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At Linwood Pet Hospital, you’ll find a lifetime of veterinary care and support for your beloved pet.

Urgent Care

(609) 926–5300

In an emergency, you need to get help quickly from a trusted veterinarian in a state-of-the-art facility. We’re here for you—and will treat your pet’s situation with the best possible care.

When you need us, we’ll be here. Linwood Pet Hospital has medical staff on site 24/7 and are available for any emergencies during our regular business hours every day from 8 am – midnight. You can turn to our experienced staff to perform any emergency surgeries and procedures your pet may need. We can also accommodate any necessary overnight hospitalization and provide oxygen therapy around the clock.

IDENTIFYING AN EMERGENCY

  • Any difficulties breathing; short or shallow breaths; increased effort; gagging; choking
  • Weakness; inability to walk; sudden collapse
  • First-time seizure, seizures lasting more than 3 minutes, or multiple seizures in one day
  • Non-productive retching/vomiting; swollen or distended abdomen
  • Allergic reactions including swelling, rashes, or itching
  • Excessive or persistent bleeding
  • Inability to urinate; straining to urinate
  • Diabetic animals refusing food
  • Pregnant animals in active labor for more than one hour without delivering, or going more than 3-4 hours between deliveries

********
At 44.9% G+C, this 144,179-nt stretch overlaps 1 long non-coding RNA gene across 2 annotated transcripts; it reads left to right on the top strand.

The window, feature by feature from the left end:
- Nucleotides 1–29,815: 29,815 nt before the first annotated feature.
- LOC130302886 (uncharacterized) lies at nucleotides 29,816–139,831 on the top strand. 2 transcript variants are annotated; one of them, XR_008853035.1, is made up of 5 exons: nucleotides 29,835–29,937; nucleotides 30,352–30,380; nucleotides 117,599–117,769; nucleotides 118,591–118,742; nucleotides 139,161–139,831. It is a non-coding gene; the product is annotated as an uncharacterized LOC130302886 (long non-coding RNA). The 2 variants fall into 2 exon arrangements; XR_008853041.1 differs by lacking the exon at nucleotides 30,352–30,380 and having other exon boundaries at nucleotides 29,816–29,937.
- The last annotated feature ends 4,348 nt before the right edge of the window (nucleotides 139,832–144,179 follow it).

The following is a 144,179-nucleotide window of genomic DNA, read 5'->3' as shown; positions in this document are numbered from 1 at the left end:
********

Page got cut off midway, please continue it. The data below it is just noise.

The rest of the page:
• Bumping into things; becoming disoriented
  • Signs of pain such as whining, shaking, hiding, or dull behavior
  • Vomiting blood/passing blood in stools/urine
  • Changes in behavior, appetite or elimination
  • Algae and mold
  • Automotive fluids (antifreeze, oil, radiator, windshield washer, etc.)
  • Baits (slugs, snails, flies)
  • Bleach & other cleansers (toilets, tubs, tiles, drains, countertops, floors)
  • Citronella candles
  • Cocoa mulch
  • Compost
  • Detergents (laundry, dishwasher, and fabric softener in powders, liquids, and pods)
  • Fertilizers
  • Flea and other household extermination products
  • Insecticides, pesticides, rodenticides (especially those containing bromethalin)
  • Lotions and topical ointments
  • Mothballs
  • Plants and bulbs
  • Sunblock
  • Swimming pool chemicals
  • Bite wounds
  • Broken bones
  • Burns
  • Cuts, lacerations
  • Electric shock
  • Eye injuries
  • Fall from heights
  • Heatstroke, frostbite
  • Hit by car, car accident
  • Penetrating foreign objects
  • Alcoholic beverages
  • Avocados
  • Caffeinated beverages
  • Chocolate
  • Fatty foods
  • Garlic, onions, chives
  • Grapes, raisins
  • Macadamia nuts
  • Salt
  • Xylitol (artificial sweetener in gum, candy, toothpaste, some peanut butter, and other foods)
  • Yeast dough
  • Aloe
  • Amaryllis
  • Autumn Crocus
  • Azalea
  • Baby’s Breath
  • Castor Bean
  • Chrysanthemum
  • Clematis
  • Cyclamen
  • Daffodil
  • Dumb Cane
  • Gladiolas
  • Holly
  • Hyacinth
  • Hydrangea
  • Iris
  • Ivy
  • Kalanchoe
  • Lilies
  • Mistletoe
  • Narcissus
  • Oleander
  • Poinsettia
  • Pothos
  • Rhododendron
  • Sago Palm
  • Schefflera
  • Tulip
  • Yew
  • Yucca

A large portion of household plants are toxic to pets. To view photographs of a much more extensive list of toxic and harmful plants known to cause systemic effects and/or varying degrees of gastrointestinal upset, visit www.aspca.org.

  • Human prescriptions
  • Over-the-counter human medications (cold and flu, appetite suppressants)
  • Pain relievers (aspirin, products containing ibuprofen or acetaminophen)
  • Supplements (vitamins, etc.)

While the following may not be toxic, they may cause electric shock, intestinal blockage, or overall harm.